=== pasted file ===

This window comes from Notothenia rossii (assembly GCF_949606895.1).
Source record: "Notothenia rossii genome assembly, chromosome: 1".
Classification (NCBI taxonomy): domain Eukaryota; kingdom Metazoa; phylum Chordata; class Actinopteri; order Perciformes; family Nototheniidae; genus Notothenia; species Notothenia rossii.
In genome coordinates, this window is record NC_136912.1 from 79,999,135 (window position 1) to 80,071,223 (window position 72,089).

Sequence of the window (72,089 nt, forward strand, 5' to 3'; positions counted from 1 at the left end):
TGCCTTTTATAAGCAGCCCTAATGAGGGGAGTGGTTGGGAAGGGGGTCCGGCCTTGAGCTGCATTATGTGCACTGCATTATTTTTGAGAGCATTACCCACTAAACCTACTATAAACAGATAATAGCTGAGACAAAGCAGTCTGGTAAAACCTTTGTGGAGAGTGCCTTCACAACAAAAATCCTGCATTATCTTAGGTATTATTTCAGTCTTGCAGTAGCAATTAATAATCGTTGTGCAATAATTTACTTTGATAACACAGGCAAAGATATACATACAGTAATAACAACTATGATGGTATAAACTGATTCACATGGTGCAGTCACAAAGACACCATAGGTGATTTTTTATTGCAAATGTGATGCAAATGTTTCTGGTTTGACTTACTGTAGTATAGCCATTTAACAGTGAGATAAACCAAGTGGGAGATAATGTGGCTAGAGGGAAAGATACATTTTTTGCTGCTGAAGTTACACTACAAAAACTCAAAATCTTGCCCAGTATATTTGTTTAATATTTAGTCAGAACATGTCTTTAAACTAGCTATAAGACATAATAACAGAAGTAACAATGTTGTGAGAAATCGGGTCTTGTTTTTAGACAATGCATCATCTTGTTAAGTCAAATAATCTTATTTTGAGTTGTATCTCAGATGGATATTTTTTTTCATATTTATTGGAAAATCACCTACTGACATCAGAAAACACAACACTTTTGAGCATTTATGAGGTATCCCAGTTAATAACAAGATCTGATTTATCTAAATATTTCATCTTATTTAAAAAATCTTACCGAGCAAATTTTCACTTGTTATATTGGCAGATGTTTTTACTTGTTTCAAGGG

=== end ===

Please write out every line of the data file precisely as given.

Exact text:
This window comes from Notothenia rossii (assembly GCF_949606895.1).
Source record: "Notothenia rossii genome assembly, chromosome: 1".
Classification (NCBI taxonomy): domain Eukaryota; kingdom Metazoa; phylum Chordata; class Actinopteri; order Perciformes; family Nototheniidae; genus Notothenia; species Notothenia rossii.
In genome coordinates, this window is record NC_136912.1 from 79,999,135 (window position 1) to 80,071,223 (window position 72,089).

Sequence of the window (72,089 nt, forward strand, 5' to 3'; positions counted from 1 at the left end):
TGCCTTTTATAAGCAGCCCTAATGAGGGGAGTGGTTGGGAAGGGGGTCCGGCCTTGAGCTGCATTATGTGCACTGCATTATTTTTGAGAGCATTACCCACTAAACCTACTATAAACAGATAATAGCTGAGACAAAGCAGTCTGGTAAAACCTTTGTGGAGAGTGCCTTCACAACAAAAATCCTGCATTATCTTAGGTATTATTTCAGTCTTGCAGTAGCAATTAATAATCGTTGTGCAATAATTTACTTTGATAACACAGGCAAAGATATACATACAGTAATAACAACTATGATGGTATAAACTGATTCACATGGTGCAGTCACAAAGACACCATAGGTGATTTTTTATTGCAAATGTGATGCAAATGTTTCTGGTTTGACTTACTGTAGTATAGCCATTTAACAGTGAGATAAACCAAGTGGGAGATAATGTGGCTAGAGGGAAAGATACATTTTTTGCTGCTGAAGTTACACTACAAAAACTCAAAATCTTGCCCAGTATATTTGTTTAATATTTAGTCAGAACATGTCTTTAAACTAGCTATAAGACATAATAACAGAAGTAACAATGTTGTGAGAAATCGGGTCTTGTTTTTAGACAATGCATCATCTTGTTAAGTCAAATAATCTTATTTTGAGTTGTATCTCAGATGGATATTTTTTTTCATATTTATTGGAAAATCACCTACTGACATCAGAAAACACAACACTTTTGAGCATTTATGAGGTATCCCAGTTAATAACAAGATCTGATTTATCTAAATATTTCATCTTATTTAAAAAATCTTACCGAGCAAATTTTCACTTGTTATATTGGCAGATGTTTTTACTTGTTTCAAGGG